Mechanism is also provided to disengage the one-way clutch mechanism on each occasion of opening the door. Referring to FIG. 3, it is seen that a cable 106 has a laterally bent end 108 which extends through an elongated slot 110 provided in the operating end 100 of the lever 92. The other end of the cable 106, not shown, is attached to a spring loaded plunger which projects through the door into engagement with the portion of the vehicle body 10 which defines the door opening 14. When the door is opened, the plunger projects outwardly to thereby rotate the lever 92 in a counterclockwise direction and permit the lock bar 86 to move downwardly out of engagement with the ratchet wheels 62 and 64. During the outward swinging movement of the door the shoulder belt portion 40 is permitted to assume a straight line diagonal position as permitted by unwinding of the tether belt 50 from the reel 54.

In addition to the door connected release mechanism for the one-way clutch, it may be desirable to provide a lever on the door accessible to the occupant by which the occupant may manually rotate the lever 92 to disengage the lock bar 86.

Referring to FIG. 4, another embodiment of the invention is shown and like elements of the passive belt system are designated by like numerals. In the FIG. 4 embodiment, a tether belt 120 has its inboard end attached to the shoulder belt by a removable plastic clip 122. The outboard end of the tether belt is connected to the door by a mounting bracket 126 which is adapted to attach to the mounting bracket 28 of the passive belt system. As seen in FIG. 4, the tether belt 120 may be positioned beneath the arm of the seated occupant. The tether belt 120 may incorporate a conventional length adjusting mechanism therein so that the length of the tether belt may be adjusted to obtain the desired diagonal position of the shoulder belt portion.

Thus it is seen that the invention provides a tether belt of adjustable length acting between the door and a door connected passive shoulder belt to deflect the diagonal position of the shoulder belt to fit the size of the particular occupant.

While the invention has been disclosed primarily in terms of the specific embodiment shown in the drawings, it is not intended to be limited thereto, but rather only to the extent set forth in the appended claims. For example, the shoulder belt system disclosed in the drawings is a continuous loop belt having a latch plate slidable therealong to define shoulder belt and lap belt portions. It will be understood that the teachings of this invention are applicable to other passive belt systems in which the shoulder has an upper end connected to the upper rear corner of the door.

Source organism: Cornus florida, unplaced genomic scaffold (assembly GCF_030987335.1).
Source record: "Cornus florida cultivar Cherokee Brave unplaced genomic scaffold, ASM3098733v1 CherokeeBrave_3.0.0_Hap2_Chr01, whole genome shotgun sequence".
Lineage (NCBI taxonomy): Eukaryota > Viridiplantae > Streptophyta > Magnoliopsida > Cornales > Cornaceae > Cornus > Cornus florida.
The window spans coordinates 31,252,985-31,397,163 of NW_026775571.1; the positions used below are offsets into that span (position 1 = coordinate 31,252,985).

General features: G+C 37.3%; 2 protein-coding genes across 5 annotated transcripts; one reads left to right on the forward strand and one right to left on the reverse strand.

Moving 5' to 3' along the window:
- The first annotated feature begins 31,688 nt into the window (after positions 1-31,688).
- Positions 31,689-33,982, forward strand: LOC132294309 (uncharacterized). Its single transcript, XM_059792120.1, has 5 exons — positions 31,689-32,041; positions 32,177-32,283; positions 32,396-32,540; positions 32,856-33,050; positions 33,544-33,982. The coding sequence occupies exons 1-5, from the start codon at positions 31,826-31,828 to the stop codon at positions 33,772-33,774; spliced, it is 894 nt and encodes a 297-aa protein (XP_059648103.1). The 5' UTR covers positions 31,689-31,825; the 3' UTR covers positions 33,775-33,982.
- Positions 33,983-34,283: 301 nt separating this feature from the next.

Patent Citations
Cited PatentFiling datePublication dateApplicantTitle
US3521901 *Aug 14, 1968Jul 28, 1970Wackym Mitchell AShoulder belt comfort strap
US3679229 *Feb 25, 1971Jul 25, 1972Gen Motors CorpVehicle passive occupant restraining belt arrangement
US3713693 *Aug 4, 1971Jan 30, 1973Citroen SaCar safety belts
US3860261 *May 7, 1973Jan 14, 1975Takata Kojyo CoVehicle safety belt system
US4033594 *Jan 8, 1976Jul 5, 1977Lindblad O LDeflection device for safety belts for vehicles provided with band collecting means
US4039224 *May 17, 1976Aug 2, 1977Volkswagenwerk AktiengesellschaftSafety belt positioning apparatus
US4223914 *Nov 27, 1978Sep 23, 1980Kabushiki Kaisha Tokai Rika Denki SeisakushoSeatbelt system
US4236755 *Feb 22, 1979Dec 2, 1980Kangol Magnet LimitedShoulder height adjuster for seat belt systems
Referenced by
Citing PatentFiling datePublication dateApplicantTitle
US4486031 *May 13, 1983Dec 4, 1984General Motors CorporationChild restraint for passive restraint system
US4609205 *Sep 26, 1985Sep 2, 1986Mckeever Margaret LShoulder belt positioner
US4619468 *Jan 22, 1985Oct 28, 1986Horst SpillCover for a seatbelt of an automobile
US4799737 *Mar 16, 1987Jan 24, 1989Greene Marc BShoulder belt adjuster
US4832366 *Feb 29, 1988May 23, 1989Saturn CorporationAdjustable shoulder belt
US5058922 *Oct 16, 1989Oct 22, 1991Long S CraigMotor vehicle safety belt comfort device
US5570933 *Dec 22, 1994Nov 5, 1996General Motors CorporationLap-shoulder belt extender
US5788282 *Mar 4, 1996Aug 4, 1998Universal Propulsion Company, Inc.Safety belt adaptor for belt adjustment for vehicle occupants and method of operation
US6302490May 23, 1997Oct 16, 2001Patrick HannaSeatbelt chest protector
US7513532 *Dec 12, 2006Apr 7, 2009Vaughns Sr Thomas EDevice to adjust tension in a shoulder belt
US8672357 *Nov 18, 2009Mar 18, 2014Suzanne BenoitReleasable retractable seatbelt deforming clip
US20100127488 *Nov 18, 2009May 27, 2010Suzanne BenoitReleasable Retractable Seatbelt Deforming Clip
EP0155784A2 *Feb 27, 1985Sep 25, 1985Ase (Uk) LimitedVehicle seating equipment for children
Classifications
U.S. Classification280/808, 280/803
International ClassificationB60R22/04, B60R22/10
Cooperative ClassificationB60R22/04, B60R22/105
European ClassificationB60R22/10B, B60R22/04